Friday, April 19, 2013

What is Peter J. Bowler reading?

The current featured contributor at Writers Read: Peter J. Bowler, author of Darwin Deleted: Imagining a World without Darwin.

His entry begins:
As a child I read the English translation of Jules Verne’s 20,000 Leagues under the Sea with enthusiasm and loved the Walt Disney movie with James Mason as Captain Nemo. Now we have a house in France and I’ve been reading Verne in the original French to improve my language skills, including of course Vingt milles lieues sous les mers (interesting that in French it’s under the seas, plural). I’d always been a bit concerned about the nationality of the ship that the submarine Nautilus sinks toward the end of the book, and Nemo’s hostility to the nation which sent it to hunt him down. But I hadn’t realized that another of Verne’s novels, L’isle mystérieuse (The Mysterious Island) turns into a sequel which explains Nemo’s...[read on]
About Darwin Deleted, from the publisher:
The ideas and terminology of Darwinism are so pervasive these days that it seems impossible to avoid them, let alone imagine a world without them. But in this remarkable rethinking of scientific history, Peter J. Bowler does just that. He asks: What if Charles Darwin had not returned from the voyage of the Beagle and thus did not write On the Origin of Species? Would someone else, such as Alfred Russel Wallace, have published the selection theory and initiated a similar transformation? Or would the absence of Darwin’s book have led to a different sequence of events, in which biology developed along a track that did not precipitate a great debate about the impact of evolutionism? Would there have been anything equivalent to social Darwinism, and if so would the alternatives have been less pernicious and misappropriated?

In Darwin Deleted, Bowler argues that no one else, not even Wallace, was in a position to duplicate Darwin’s complete theory of evolution by natural selection. Evolutionary biology would almost certainly have emerged, but through alternative theories, which were frequently promoted by scientists, religious thinkers, and moralists who feared the implications of natural selection. Because non-Darwinian elements of evolutionism flourished for a time in the real world, it is possible to plausibly imagine how they might have developed, particularly if the theory of natural selection had not emerged until decades after the acceptance of the basic idea of evolution. Bowler’s unique approach enables him to clearly explain the non-Darwinian tradition—and in doing so, he reveals how the reception of Darwinism was historically contingent. By taking Darwin out of the equation, Bowler is able to fully elucidate the ideas of other scientists, such as Richard Owen and Thomas Huxley, whose work has often been misunderstood because of their distinctive responses to Darwin.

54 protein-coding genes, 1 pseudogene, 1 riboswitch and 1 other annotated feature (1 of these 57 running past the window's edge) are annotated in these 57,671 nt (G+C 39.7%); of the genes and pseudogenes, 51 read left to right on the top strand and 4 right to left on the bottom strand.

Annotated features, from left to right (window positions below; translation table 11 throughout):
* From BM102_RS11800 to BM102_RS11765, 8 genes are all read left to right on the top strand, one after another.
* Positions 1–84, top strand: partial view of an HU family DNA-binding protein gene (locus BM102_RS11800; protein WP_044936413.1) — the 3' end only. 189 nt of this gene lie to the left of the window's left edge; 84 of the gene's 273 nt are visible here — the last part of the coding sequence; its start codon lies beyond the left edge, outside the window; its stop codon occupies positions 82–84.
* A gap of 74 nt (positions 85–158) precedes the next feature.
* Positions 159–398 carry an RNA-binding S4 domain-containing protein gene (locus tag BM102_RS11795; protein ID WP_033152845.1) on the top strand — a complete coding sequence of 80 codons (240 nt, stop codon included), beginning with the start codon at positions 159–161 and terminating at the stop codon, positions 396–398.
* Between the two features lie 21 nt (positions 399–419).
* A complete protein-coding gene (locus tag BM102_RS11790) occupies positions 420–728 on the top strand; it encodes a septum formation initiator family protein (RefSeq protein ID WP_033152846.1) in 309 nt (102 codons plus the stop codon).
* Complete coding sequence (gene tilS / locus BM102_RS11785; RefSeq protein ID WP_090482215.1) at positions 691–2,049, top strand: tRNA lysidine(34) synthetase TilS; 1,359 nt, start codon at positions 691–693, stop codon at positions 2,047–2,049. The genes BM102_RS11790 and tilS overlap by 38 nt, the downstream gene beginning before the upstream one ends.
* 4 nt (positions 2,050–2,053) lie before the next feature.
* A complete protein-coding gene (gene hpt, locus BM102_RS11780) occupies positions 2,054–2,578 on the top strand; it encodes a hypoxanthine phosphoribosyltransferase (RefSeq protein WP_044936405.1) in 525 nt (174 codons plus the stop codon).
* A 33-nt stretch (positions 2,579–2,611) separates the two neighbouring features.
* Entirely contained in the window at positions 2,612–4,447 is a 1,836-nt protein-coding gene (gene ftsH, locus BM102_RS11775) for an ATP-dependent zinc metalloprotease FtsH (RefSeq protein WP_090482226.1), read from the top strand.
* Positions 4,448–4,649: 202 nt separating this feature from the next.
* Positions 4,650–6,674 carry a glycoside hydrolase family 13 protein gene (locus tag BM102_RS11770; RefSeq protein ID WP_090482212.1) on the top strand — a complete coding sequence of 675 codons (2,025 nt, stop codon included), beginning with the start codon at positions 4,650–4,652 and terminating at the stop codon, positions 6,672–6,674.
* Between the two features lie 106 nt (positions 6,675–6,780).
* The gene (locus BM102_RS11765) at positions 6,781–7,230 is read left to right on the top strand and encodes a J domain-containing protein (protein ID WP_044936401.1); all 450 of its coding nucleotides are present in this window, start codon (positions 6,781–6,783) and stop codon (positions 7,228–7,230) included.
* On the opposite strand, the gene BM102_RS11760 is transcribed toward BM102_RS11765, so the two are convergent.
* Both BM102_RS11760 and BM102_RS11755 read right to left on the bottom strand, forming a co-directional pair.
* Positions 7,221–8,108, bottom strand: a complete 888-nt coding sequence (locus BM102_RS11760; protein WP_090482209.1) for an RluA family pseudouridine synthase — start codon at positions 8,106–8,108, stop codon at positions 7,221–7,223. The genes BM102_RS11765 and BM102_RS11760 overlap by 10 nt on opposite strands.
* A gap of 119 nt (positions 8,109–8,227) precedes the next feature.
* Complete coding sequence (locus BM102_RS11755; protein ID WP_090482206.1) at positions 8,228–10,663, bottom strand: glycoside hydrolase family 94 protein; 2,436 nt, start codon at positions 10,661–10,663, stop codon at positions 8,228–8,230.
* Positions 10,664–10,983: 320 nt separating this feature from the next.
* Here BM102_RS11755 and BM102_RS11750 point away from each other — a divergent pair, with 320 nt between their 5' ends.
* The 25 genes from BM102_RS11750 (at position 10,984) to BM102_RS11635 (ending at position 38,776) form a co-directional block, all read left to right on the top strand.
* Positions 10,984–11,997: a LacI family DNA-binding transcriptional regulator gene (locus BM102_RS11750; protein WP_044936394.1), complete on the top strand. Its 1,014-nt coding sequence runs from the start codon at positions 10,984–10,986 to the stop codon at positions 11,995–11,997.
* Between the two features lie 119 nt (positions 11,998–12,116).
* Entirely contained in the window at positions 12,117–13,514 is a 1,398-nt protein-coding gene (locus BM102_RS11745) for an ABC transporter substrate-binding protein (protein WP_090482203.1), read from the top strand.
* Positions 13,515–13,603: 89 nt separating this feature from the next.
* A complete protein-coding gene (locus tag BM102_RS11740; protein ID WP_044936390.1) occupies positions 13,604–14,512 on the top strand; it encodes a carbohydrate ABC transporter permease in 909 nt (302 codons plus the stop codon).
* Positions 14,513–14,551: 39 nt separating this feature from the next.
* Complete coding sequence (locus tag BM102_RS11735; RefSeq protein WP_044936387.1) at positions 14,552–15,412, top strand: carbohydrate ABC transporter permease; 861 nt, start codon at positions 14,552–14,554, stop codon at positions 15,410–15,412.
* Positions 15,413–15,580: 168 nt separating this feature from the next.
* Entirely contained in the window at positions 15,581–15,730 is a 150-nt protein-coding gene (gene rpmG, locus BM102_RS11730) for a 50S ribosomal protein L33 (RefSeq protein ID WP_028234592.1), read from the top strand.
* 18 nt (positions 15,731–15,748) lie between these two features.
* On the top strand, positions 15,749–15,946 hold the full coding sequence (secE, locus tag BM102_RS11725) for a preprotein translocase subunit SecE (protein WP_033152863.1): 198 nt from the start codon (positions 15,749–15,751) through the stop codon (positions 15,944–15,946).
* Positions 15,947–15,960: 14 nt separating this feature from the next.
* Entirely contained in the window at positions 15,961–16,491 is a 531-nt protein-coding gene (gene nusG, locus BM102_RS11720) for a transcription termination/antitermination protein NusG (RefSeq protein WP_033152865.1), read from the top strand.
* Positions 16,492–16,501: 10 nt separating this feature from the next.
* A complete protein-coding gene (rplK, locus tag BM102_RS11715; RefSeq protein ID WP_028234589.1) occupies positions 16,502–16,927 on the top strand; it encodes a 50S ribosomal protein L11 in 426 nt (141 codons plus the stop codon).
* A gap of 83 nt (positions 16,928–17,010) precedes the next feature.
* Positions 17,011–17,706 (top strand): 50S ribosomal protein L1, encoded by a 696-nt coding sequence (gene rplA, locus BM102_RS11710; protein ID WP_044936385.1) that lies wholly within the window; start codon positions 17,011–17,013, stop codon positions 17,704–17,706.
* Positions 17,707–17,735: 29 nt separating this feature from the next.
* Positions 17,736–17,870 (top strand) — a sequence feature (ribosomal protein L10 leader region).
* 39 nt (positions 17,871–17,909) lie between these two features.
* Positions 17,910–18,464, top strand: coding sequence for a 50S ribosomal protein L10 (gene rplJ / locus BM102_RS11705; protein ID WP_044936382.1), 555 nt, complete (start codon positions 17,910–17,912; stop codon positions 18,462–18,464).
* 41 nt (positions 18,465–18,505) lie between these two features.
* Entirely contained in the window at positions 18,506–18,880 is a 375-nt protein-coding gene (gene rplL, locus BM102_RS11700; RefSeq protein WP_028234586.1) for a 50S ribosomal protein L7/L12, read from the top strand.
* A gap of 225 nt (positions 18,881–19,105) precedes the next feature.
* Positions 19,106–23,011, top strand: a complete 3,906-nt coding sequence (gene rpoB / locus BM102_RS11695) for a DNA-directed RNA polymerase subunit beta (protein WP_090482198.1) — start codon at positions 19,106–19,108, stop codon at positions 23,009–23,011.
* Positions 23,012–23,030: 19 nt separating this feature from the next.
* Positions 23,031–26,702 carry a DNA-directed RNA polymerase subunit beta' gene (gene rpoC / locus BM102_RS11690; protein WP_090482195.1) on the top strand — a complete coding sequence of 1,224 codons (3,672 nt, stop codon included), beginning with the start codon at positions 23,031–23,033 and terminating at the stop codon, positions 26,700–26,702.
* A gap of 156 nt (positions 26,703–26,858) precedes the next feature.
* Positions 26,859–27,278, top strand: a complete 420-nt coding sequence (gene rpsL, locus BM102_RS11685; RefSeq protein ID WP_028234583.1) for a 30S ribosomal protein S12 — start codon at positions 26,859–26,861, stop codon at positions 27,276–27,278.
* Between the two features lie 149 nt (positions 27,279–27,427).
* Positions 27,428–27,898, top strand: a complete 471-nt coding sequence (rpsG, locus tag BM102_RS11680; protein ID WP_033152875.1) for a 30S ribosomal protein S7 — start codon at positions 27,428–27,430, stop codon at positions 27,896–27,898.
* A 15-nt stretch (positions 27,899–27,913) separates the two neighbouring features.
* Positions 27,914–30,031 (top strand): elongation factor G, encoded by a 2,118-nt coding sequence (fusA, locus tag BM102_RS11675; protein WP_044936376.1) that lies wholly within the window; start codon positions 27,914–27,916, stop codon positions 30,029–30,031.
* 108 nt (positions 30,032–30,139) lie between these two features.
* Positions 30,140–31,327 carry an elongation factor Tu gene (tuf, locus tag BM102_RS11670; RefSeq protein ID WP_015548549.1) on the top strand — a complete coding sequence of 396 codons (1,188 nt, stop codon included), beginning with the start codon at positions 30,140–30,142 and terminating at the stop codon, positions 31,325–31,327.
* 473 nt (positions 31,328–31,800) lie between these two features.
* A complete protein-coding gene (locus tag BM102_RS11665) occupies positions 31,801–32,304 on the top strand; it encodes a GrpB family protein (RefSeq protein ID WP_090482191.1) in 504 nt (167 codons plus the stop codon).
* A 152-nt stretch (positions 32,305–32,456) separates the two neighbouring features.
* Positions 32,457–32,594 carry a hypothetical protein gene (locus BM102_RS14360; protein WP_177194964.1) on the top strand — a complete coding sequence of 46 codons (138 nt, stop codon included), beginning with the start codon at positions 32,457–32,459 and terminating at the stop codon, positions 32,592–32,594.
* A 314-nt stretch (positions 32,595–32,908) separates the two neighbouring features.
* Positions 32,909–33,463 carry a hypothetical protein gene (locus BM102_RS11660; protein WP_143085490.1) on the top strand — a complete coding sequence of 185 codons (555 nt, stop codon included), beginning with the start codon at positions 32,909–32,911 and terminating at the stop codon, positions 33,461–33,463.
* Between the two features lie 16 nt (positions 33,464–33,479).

Darwin Deleted boldly offers a new vision of scientific history. It is one where the sequence of discovery and development would have been very different and would have led to an alternative understanding of the relationship between evolution, heredity, and the environment—and, most significantly, a less contentious relationship between science and religion. Far from mere speculation, this fascinating and compelling book forces us to reexamine the preconceptions that underlie many of the current controversies about the impact of evolutionism. It shows how contingent circumstances surrounding the publication of On the Origin of Species polarized attitudes in ways that still shape the conversation today.
Learn more about Darwin Deleted at the University of Chicago Press website.

The Page 99 Test: Darwin Deleted.

Writers Read: Peter J. Bowler.

--Marshal Zeringue